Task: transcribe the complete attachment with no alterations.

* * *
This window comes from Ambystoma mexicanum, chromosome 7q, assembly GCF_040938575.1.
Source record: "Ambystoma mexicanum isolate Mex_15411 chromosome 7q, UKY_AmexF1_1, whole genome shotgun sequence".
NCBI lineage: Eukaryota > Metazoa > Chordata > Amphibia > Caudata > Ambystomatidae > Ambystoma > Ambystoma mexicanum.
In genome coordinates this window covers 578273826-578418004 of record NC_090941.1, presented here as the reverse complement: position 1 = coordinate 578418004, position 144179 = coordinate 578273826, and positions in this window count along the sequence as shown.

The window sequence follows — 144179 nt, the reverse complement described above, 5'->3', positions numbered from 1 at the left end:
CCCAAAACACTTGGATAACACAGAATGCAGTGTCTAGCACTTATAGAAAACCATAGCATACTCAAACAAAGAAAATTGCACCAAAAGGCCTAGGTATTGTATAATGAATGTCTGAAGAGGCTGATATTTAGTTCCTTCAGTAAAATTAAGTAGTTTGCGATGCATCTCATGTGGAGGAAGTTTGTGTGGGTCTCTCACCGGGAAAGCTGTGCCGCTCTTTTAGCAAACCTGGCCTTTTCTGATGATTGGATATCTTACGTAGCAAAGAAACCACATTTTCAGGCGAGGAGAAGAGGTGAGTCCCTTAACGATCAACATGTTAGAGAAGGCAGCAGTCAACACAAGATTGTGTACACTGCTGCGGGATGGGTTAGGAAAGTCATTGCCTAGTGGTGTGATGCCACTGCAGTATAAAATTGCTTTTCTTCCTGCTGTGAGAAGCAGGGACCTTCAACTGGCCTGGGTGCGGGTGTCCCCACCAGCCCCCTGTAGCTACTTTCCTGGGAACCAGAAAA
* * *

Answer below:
This window comes from Ambystoma mexicanum, chromosome 7q, assembly GCF_040938575.1.
Source record: "Ambystoma mexicanum isolate Mex_15411 chromosome 7q, UKY_AmexF1_1, whole genome shotgun sequence".
NCBI lineage: Eukaryota > Metazoa > Chordata > Amphibia > Caudata > Ambystomatidae > Ambystoma > Ambystoma mexicanum.
In genome coordinates this window covers 578273826-578418004 of record NC_090941.1, presented here as the reverse complement: position 1 = coordinate 578418004, position 144179 = coordinate 578273826, and positions in this window count along the sequence as shown.

The window sequence follows — 144179 nt, the reverse complement described above, 5'->3', positions numbered from 1 at the left end:
CCCAAAACACTTGGATAACACAGAATGCAGTGTCTAGCACTTATAGAAAACCATAGCATACTCAAACAAAGAAAATTGCACCAAAAGGCCTAGGTATTGTATAATGAATGTCTGAAGAGGCTGATATTTAGTTCCTTCAGTAAAATTAAGTAGTTTGCGATGCATCTCATGTGGAGGAAGTTTGTGTGGGTCTCTCACCGGGAAAGCTGTGCCGCTCTTTTAGCAAACCTGGCCTTTTCTGATGATTGGATATCTTACGTAGCAAAGAAACCACATTTTCAGGCGAGGAGAAGAGGTGAGTCCCTTAACGATCAACATGTTAGAGAAGGCAGCAGTCAACACAAGATTGTGTACACTGCTGCGGGATGGGTTAGGAAAGTCATTGCCTAGTGGTGTGATGCCACTGCAGTATAAAATTGCTTTTCTTCCTGCTGTGAGAAGCAGGGACCTTCAACTGGCCTGGGTGCGGGTGTCCCCACCAGCCCCCTGTAGCTACTTTCCTGGGAACCAGAAAA